Even the most unwelcome detour can have its bright moments. On Sunday, I agreed to what I thought was going to be a short drive to Burbera village, a mountain enclave in an area that saw intense fighting during Burundi’s 12-year civil war. I was told there are still visible signs of warfare, including homes yet to be rebuilt — the owners may have fled and had no money to rebuild when they returned.
But what I wasn’t told was to get there, it’s a bone-jarring hour’s drive (though only 12 kilometers) off the main road into the mountains on rough tracks. In our packed schedule, this was time that would have been better spent elsewhere. But, like everywhere in Burundi, we were greeted with so many smiles and warmth that it melted away any frustrations of the journey.
It’s easy to be lulled into a false sense of security here as you are greeted with such a welcome, but there is danger lurking in many places in this country, still grappling with racial and political violence, which most often shows its face at night.
As we drove around the switchbacks, dodging potholes and washouts, men on bicycles would shout out “iron sheets,” asking for corrugated metal roofing materials, the hottest commodity in this rain-soaked and desperately poor country.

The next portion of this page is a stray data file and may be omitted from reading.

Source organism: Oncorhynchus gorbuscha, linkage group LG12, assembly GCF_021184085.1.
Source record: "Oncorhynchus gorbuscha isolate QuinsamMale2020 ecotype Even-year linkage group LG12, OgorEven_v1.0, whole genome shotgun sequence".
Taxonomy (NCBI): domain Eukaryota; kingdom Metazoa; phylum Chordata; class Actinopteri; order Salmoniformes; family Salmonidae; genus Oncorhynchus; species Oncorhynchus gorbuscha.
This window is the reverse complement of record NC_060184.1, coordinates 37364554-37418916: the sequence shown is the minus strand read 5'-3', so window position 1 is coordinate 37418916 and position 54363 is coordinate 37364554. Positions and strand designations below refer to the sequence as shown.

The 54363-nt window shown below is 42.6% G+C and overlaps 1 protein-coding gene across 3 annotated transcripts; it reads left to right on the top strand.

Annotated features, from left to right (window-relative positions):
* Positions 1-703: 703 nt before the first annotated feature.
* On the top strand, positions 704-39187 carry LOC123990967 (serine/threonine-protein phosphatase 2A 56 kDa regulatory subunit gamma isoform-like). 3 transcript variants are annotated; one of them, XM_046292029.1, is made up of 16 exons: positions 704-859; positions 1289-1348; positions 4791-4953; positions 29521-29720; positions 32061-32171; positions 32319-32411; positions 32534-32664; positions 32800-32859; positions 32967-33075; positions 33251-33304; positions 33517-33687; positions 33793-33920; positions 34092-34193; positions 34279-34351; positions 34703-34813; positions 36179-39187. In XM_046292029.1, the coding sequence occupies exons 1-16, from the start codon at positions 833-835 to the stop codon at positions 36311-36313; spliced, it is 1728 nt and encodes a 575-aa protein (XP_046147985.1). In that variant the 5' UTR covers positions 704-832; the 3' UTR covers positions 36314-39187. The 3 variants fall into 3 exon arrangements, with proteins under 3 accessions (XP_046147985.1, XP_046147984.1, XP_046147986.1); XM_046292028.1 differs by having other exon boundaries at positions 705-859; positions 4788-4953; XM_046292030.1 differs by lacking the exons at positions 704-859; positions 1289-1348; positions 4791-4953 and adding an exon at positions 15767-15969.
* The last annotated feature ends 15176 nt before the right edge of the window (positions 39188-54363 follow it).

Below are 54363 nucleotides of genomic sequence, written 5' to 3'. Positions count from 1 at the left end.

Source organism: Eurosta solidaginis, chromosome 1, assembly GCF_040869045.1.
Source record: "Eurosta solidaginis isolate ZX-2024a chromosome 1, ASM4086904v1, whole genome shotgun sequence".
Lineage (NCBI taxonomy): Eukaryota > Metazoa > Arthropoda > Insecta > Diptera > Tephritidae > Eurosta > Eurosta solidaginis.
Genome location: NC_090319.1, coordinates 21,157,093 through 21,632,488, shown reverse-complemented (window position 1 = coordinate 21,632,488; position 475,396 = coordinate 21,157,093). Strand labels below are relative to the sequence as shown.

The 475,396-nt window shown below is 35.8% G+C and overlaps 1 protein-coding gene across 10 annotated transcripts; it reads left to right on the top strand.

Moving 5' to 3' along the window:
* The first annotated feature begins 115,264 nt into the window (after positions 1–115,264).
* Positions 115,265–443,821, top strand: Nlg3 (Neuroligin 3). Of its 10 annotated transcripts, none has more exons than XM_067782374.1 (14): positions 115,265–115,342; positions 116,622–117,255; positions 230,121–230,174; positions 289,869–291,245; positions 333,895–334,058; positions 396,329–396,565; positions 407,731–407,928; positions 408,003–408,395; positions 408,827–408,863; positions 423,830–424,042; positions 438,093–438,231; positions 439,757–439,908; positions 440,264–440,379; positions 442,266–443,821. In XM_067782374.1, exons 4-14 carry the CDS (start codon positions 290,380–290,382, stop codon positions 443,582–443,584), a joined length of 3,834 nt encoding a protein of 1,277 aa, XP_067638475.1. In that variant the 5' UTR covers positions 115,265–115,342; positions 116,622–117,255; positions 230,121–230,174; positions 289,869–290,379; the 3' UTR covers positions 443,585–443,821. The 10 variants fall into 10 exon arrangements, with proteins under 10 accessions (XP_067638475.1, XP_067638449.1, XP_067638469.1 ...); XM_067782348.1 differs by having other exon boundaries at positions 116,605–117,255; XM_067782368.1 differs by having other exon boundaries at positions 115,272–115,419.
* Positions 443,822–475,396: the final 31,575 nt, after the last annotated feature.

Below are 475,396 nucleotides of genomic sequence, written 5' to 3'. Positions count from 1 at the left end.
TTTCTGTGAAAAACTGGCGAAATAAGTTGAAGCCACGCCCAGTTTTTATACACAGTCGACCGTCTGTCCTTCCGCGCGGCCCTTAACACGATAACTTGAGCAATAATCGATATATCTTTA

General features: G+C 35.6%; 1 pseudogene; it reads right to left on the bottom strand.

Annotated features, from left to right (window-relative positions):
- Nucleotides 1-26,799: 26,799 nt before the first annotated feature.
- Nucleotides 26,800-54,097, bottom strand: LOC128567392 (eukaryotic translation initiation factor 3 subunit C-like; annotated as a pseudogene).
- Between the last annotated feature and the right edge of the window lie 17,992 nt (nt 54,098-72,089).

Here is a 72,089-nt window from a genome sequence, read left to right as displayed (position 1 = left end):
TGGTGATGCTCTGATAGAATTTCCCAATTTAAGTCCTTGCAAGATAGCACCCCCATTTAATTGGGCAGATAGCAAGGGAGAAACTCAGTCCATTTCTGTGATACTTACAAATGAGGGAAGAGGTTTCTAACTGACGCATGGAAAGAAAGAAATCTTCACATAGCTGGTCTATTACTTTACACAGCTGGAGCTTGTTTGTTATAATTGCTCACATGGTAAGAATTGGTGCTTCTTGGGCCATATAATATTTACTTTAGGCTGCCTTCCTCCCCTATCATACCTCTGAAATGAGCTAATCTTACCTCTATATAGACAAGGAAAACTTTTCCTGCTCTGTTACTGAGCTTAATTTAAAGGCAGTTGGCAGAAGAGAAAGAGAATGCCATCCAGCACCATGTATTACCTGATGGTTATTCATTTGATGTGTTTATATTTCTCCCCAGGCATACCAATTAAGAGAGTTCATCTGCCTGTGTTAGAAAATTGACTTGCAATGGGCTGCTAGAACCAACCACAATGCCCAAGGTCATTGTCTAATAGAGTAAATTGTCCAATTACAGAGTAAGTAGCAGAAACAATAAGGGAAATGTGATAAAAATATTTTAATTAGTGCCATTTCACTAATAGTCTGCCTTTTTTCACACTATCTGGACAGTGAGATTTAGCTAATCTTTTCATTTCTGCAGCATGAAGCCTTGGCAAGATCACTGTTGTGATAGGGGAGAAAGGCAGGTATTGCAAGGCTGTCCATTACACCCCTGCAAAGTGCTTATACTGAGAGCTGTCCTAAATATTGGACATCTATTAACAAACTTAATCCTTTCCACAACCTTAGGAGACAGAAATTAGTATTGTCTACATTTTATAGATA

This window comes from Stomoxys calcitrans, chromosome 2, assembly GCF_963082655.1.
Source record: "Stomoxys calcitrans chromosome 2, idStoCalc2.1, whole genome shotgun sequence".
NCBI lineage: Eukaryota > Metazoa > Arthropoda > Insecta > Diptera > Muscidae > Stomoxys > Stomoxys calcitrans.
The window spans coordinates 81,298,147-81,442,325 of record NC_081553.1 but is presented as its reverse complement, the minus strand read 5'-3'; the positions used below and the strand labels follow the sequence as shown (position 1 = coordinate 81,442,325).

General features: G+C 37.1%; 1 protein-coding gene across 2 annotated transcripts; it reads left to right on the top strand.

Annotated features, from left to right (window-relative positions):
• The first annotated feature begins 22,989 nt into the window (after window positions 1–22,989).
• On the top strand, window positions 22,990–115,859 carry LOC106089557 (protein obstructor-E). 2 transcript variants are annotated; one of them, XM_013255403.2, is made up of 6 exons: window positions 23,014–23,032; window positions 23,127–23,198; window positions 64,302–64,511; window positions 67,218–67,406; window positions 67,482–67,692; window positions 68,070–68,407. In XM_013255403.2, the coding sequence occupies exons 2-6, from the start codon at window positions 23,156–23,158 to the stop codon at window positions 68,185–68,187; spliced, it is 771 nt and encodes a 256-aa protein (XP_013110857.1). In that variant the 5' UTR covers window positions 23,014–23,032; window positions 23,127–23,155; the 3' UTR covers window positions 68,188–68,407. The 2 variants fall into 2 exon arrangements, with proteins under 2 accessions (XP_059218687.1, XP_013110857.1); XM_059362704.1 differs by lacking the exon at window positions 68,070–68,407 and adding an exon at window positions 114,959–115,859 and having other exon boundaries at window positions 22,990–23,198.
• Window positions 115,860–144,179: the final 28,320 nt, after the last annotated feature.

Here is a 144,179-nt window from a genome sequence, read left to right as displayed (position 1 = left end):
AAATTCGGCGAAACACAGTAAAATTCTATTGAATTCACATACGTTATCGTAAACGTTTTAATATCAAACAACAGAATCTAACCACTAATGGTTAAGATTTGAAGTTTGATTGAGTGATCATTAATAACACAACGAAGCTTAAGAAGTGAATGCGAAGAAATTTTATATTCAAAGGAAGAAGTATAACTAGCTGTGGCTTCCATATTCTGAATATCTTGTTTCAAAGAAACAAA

In between video shoots, I snapped a few photos of the folks who had gathered to see why the foreigners in the 4x4s had come here. It was just after Sunday church services, so many were wearing their best clothing.
One thing you notice in many parts of Africa is the logos on t-shirts and hats. The donated clothes, which get shipped by the container load to this continent, often mean people who don’t read English can be unaware of the message their shirts exclaim.
Notice the woman here wearing a Spice Girls shirt.
Eminem is another popular figure on shirts here, though some of the young people I saw wearing them may have a clue of who that is and they could very well be fans.
Shirt vendors at major sporting events like the Super Bowl or a down-to-the-wire World Series will hedge their bets by having shirts printed for both teams, so they can be sure to have merchandise of the winning team for excited fans to buy immediately after the game. Though they’re officially supposed to destroy any merchandise for the losing team, that doesn’t always happen, and the shirts are often shipped off to the poorer areas of the world. So it’s not a surprise to see someone in deepest Africa or Asia wearing a shirt that calls a losing team “world champions.” It’s a kind of bizarro world where most of the teams I’ve rooted for in my life would be much happier.
But, sometimes the messages on shirts can make you do a double take (like I do whenever I see someone wearing an French Connection UK shirt in any part of the world). In another area of Burundi, I saw a woman on the roadside wearing a shirt with the superman “S” insignia… but below the symbol were the words “Super Bitch.” I know she had no idea what she was wearing, and I doubt the woman, who spends much of her day toiling in the fields, has much time to bitch.
Though have to think — in the humbling perspective that a place like Africa provides — the woman most likely has a lot more to bitch about than the original owner of the shirt.